“Committing to release Danilo Maldonado Machado on 15 October only to keep him behind bars for no reason other than speaking his mind and criticising the government is not only cruel but sends a strong message that freedom of expression is not on the Cuban government’s radar,” said Erika Guevara-Rosas, Americas Director at Amnesty International.

    “Danilo is a prisoner of conscience, deprived of his liberty as punishment for peacefully expressing his opinions. He must be released immediately and unconditionally and not be made to spend another second behind bars.”

    Yesterday, prison authorities told Danilo’s mother that he had served his time but that they did not know when he would be set free. Danilo, however, has never been brought before a judge or sentenced.

    September 29, 2015

    A Cuban graffiti artist who has been unfairly held in prison for nearly a year after he painted “Raúl” and “Fidel” on the backs of two pigs has been named as a prisoner of conscience, said Amnesty International today as it called for his immediate release.

    Danilo Maldonado Machado, known as ‘El Sexto’, was accused of “disrespecting the leaders of the Revolution” and sent to prison after officers opened the taxi’s boot and found the two pigs. Danilo intended to release them in an art show on Christmas Day.

    “To jail an artist for painting a name on a pig is ludicrous. Cuban authorities are using any cowardly excuse to silence Danilo and send a message to others that any criticism of the government and its officials will not be tolerated,” said Carolina Jiménez, Americas Deputy Director for Research at Amnesty International.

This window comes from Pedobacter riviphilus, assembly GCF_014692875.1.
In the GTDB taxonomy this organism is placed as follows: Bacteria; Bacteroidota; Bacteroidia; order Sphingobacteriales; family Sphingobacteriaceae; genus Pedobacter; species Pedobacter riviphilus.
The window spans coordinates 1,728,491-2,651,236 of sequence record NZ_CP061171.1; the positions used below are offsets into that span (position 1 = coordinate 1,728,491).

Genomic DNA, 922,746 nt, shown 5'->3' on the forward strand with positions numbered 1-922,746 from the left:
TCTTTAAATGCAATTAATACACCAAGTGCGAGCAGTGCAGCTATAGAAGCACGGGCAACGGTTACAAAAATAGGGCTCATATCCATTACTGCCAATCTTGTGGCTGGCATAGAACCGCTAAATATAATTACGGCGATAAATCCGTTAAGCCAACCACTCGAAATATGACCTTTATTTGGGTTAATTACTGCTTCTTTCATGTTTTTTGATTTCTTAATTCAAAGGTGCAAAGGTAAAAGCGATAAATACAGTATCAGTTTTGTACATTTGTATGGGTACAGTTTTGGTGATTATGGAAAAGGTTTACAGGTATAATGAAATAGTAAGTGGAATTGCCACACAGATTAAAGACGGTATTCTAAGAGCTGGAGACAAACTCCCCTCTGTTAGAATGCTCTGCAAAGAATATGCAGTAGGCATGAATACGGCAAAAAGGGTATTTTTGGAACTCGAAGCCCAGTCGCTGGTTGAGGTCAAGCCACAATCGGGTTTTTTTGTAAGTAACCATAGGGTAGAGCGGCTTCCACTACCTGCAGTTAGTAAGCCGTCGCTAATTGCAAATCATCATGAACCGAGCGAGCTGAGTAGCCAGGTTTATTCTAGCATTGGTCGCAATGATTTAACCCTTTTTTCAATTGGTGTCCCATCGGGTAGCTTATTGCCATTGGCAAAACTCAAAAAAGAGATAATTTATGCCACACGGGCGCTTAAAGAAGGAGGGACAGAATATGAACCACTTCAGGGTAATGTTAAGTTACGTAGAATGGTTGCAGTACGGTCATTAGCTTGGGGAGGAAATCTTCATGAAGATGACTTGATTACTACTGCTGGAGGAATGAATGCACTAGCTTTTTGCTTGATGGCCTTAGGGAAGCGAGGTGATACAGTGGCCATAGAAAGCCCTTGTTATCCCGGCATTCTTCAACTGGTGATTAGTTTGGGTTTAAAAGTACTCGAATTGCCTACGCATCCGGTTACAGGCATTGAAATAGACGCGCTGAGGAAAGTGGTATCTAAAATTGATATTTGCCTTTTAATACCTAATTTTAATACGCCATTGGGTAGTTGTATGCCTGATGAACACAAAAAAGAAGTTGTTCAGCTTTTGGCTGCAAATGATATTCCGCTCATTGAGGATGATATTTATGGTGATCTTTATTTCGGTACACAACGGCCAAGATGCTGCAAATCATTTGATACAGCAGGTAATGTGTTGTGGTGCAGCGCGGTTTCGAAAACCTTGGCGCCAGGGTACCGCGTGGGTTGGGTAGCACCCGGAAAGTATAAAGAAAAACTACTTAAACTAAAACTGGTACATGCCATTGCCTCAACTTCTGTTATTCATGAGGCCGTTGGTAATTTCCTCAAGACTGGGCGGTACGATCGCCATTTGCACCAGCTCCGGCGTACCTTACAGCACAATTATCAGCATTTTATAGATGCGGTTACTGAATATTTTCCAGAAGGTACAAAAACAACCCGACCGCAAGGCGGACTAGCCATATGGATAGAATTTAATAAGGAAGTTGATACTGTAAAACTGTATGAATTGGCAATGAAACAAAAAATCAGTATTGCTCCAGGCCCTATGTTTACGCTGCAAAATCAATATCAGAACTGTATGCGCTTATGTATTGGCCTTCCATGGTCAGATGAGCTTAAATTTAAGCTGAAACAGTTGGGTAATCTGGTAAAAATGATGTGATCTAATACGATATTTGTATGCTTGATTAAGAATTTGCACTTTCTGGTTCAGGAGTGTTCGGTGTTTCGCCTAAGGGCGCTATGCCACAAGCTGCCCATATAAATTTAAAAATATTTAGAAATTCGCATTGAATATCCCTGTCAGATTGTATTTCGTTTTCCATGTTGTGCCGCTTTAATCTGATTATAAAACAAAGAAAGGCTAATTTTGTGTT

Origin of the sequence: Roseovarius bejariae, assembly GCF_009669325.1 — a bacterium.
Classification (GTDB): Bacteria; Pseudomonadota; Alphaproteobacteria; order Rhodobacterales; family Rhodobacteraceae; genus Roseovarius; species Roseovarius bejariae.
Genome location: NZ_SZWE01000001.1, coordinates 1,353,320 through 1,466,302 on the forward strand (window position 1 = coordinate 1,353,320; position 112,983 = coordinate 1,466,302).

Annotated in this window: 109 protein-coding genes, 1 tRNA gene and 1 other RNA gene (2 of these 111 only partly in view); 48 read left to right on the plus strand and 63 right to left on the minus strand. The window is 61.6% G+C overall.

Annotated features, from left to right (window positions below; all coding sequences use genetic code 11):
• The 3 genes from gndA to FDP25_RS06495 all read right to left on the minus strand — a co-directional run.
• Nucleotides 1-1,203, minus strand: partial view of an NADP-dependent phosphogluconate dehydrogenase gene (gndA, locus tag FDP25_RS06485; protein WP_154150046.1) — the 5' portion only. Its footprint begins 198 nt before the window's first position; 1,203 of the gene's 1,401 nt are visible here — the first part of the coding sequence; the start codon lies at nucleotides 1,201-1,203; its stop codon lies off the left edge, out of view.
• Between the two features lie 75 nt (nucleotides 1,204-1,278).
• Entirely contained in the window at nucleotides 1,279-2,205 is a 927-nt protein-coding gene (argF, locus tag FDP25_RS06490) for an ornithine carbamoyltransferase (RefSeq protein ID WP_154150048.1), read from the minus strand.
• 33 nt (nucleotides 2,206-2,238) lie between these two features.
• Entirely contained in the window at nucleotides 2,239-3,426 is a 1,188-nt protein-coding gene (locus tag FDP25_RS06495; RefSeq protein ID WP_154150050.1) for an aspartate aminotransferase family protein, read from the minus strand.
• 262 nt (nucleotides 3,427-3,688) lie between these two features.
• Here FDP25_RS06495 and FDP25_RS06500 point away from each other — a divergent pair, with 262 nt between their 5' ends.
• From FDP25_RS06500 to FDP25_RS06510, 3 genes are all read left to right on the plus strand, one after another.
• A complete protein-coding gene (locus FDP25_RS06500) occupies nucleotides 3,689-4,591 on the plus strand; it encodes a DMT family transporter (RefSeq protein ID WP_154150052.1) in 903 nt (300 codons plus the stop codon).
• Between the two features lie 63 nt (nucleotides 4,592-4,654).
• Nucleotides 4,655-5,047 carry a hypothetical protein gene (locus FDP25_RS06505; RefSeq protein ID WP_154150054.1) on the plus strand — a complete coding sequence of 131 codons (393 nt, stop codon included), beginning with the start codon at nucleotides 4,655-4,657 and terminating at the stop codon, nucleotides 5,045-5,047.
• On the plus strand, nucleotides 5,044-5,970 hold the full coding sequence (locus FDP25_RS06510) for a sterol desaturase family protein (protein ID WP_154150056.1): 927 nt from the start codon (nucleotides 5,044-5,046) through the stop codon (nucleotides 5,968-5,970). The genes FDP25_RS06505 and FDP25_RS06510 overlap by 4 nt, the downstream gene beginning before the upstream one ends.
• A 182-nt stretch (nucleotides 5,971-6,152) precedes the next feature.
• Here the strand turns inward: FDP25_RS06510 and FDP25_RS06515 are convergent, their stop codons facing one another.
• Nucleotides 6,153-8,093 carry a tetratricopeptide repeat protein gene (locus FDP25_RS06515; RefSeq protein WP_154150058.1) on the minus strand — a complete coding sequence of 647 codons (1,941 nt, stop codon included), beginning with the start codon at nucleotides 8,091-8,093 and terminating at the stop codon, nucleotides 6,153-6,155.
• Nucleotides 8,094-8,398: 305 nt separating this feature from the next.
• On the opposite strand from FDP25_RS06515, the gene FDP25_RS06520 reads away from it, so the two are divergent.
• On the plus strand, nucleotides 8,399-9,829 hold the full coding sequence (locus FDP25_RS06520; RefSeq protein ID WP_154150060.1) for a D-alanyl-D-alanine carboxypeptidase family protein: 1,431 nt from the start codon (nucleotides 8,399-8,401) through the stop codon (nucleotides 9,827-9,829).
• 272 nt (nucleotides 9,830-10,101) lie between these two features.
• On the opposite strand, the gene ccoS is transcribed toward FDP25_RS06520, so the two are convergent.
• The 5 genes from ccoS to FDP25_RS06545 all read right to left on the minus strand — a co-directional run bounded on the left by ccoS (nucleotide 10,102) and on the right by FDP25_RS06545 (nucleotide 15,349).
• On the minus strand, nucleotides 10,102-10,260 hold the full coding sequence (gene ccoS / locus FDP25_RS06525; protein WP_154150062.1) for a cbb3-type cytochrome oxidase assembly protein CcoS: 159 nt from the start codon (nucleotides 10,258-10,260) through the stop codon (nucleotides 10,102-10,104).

September 17, 2015

    Cuba is at a human rights crossroads, with important advances such as the recent release of political prisoners and a number of positive reforms to its migration laws overshadowed by the government’s determination to deploy new methods to stifle dissent, said Amnesty International ahead of a state visit by Pope Francis.

    “Over the past few months, we have seen unprecedented openness when it comes to Cuba’s international relations. However, the country still needs to make progress when it comes to allowing people to peacefully express their views without fear of being harassed, detained or attacked,” said Erika Guevara-Rosas, Americas Director at Amnesty International.

    Over the past few years, authorities in Cuba have switched from a strategy of incarcerating people viewed as political dissidents for long periods of time to consecutive short term arrests and public smear campaigns.

    January 21, 2015